You can’t measure success until you’ve defined it. Content development is directly linked to the goals in your marketing strategy. But how do you know if you’re meeting those goals? Say your goal is to increase traffic to your site. At what point can you say you’ve achieved that goal?
The answer is that every goal should be contextualized to include measurable milestones so that you can clearly see whether or not you’ve been successful. If your basic ambition is to increase traffic to your site, work into that goal one or more milestones that establish a timetable and measurable benchmarks. Articulate your goals so that they are clearly established and make them as specific as possible. So, a goal of “increase traffic to our site” could be better stated: “Show a 50 percent increase in traffic to our ‘Contact Us’ page in six months.” This restated goal specifies what area of your site you’ll focus on, it gives a firm, measurable definition of what level of increase you’re looking to achieve, and it establishes a date at which you will be able to determine the success.
Using web analytics, you can measure the return on your objectives. What are web analytics? According to the Web Analytics Association, web analytics are defined as “the measurement, collection, analysis and reporting of Internet data for the purposes of understanding and optimizing web usage.” By using web analytics, you can get detailed metrics behind user activity on your site and other pages.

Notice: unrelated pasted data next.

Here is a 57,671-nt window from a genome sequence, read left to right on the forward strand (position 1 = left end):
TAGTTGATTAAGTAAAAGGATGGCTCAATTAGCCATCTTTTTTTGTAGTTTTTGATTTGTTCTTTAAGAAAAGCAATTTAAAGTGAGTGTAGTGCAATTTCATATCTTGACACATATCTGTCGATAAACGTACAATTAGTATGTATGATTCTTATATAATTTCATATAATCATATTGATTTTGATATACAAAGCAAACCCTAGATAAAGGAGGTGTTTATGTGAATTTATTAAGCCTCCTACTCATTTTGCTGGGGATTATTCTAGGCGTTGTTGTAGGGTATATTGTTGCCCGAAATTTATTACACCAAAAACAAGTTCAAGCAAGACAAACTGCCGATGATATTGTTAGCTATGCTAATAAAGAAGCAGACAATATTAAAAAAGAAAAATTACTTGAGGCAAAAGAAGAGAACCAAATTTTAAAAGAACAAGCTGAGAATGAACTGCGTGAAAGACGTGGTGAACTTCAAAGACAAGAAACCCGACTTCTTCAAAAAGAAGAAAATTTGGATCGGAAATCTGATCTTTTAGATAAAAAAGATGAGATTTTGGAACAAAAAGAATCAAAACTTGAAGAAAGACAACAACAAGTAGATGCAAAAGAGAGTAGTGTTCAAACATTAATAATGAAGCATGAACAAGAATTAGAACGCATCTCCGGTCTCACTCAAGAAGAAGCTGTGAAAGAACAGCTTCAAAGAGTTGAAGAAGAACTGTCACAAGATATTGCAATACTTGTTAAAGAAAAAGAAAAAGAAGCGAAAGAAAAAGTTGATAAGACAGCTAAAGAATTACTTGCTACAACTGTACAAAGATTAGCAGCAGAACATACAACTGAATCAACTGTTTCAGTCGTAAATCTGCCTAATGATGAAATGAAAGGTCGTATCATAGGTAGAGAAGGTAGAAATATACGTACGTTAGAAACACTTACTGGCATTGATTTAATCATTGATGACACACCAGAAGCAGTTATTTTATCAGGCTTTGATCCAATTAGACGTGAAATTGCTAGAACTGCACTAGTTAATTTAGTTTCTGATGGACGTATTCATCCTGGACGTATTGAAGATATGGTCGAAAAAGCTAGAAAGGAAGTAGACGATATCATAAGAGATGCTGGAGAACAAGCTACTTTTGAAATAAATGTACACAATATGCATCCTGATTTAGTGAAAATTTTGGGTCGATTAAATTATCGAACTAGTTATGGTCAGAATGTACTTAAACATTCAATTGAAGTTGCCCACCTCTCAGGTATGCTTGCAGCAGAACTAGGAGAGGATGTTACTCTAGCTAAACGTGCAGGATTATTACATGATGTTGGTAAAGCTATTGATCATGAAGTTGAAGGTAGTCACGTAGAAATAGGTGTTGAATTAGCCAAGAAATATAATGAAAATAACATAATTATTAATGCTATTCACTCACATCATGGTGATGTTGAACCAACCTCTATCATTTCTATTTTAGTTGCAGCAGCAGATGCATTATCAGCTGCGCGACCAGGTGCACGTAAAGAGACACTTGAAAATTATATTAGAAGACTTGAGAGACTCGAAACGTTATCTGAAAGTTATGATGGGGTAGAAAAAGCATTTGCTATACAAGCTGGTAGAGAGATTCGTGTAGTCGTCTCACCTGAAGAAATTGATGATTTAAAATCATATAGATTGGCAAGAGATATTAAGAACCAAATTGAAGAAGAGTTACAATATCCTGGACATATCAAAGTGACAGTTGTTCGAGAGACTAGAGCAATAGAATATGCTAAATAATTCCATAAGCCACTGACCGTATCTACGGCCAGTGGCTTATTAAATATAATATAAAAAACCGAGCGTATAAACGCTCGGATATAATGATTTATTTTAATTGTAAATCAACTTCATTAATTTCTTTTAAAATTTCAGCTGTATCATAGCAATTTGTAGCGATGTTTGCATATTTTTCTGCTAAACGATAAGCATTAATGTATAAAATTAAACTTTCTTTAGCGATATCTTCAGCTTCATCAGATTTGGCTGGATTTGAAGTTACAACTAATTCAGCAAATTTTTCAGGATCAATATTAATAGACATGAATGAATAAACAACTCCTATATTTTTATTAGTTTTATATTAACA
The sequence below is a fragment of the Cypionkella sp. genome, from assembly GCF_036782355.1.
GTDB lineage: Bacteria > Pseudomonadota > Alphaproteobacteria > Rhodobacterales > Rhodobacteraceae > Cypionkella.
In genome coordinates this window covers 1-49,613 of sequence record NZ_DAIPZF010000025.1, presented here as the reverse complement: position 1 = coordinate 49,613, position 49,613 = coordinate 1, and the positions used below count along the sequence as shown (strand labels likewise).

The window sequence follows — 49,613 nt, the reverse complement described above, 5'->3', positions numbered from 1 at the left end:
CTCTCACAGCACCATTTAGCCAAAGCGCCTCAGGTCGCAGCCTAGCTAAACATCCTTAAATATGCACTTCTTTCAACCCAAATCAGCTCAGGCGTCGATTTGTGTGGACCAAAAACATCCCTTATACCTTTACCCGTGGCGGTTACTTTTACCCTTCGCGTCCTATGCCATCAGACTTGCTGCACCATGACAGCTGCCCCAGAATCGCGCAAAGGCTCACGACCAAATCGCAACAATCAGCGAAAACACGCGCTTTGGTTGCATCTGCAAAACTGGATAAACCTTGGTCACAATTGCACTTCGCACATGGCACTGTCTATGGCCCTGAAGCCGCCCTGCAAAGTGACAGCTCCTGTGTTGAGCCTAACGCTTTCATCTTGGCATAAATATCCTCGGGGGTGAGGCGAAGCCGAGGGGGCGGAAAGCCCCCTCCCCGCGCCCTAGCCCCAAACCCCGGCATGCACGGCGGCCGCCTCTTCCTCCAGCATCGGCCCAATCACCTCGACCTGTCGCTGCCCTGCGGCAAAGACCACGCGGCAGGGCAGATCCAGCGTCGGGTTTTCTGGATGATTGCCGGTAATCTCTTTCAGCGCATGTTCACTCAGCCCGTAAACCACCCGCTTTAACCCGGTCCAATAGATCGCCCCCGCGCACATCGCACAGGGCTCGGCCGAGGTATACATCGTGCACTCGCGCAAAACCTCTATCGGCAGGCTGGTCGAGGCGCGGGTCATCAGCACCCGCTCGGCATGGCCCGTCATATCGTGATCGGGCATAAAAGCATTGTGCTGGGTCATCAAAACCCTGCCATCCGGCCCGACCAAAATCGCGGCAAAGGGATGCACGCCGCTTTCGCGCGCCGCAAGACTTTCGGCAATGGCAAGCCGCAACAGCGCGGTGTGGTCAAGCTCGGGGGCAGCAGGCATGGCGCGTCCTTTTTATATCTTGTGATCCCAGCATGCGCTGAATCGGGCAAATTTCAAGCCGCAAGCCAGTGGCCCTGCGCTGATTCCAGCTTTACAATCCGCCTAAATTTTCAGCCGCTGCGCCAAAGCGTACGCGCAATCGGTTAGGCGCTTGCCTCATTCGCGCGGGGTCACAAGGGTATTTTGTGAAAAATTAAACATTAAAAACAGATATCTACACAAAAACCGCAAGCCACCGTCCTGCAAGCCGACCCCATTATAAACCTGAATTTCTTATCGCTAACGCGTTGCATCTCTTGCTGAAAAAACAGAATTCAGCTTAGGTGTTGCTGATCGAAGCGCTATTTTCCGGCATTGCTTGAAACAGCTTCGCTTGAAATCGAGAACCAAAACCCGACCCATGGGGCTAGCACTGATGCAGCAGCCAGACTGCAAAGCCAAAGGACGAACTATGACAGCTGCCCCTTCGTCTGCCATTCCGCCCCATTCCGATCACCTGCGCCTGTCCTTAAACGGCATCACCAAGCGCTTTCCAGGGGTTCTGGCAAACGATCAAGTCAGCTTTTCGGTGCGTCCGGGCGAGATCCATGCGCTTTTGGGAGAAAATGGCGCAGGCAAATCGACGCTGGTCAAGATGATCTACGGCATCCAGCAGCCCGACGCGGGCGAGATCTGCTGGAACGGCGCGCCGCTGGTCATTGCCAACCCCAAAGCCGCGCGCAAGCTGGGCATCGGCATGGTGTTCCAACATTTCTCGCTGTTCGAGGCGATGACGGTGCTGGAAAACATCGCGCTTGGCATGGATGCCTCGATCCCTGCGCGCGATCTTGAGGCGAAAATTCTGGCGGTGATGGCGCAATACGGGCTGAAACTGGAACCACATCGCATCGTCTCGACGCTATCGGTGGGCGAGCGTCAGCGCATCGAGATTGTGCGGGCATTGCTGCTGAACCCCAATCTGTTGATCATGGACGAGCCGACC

On-site analytics measure user activity as they engage your website. They track users’ paths through your content, revealing what is important to their experiences and identifying areas where you could bring forward the content you want to emphasize. Using tools such as Google Analytics, you can get huge amounts of metrics back on the activity on your site. You can identify which keyword searches are leading to visits per page and, ultimately, conversion. Using these tools to develop your onsite analytics, you’ll be better equipped to make milestones for future content because you’ll know exactly what you can measure.
By developing web forms on your site, you can drive the analytics with precision to gather metrics on user behavior. By tracking user interactions with forms, you can identify who’s using your content, what kind of people are converting, what they want from your products and services, and a host of other possibilities.
Establishing a Baseline
By establishing a web analytics program for your business, you can determine if you are meeting your goals, what content works, and what needs improvement. Measurement always begins with establishing a baseline benchmark from your current analytics. Establishing a baseline is generally not difficult, especially if you’ve been monitoring the analytic data already. From the baseline, establish a goal and a timeline for achieving the goal. Generate your content and run the analytics according to your timetable.
Here are some examples of objectives and some practical analytics you can run to measure success: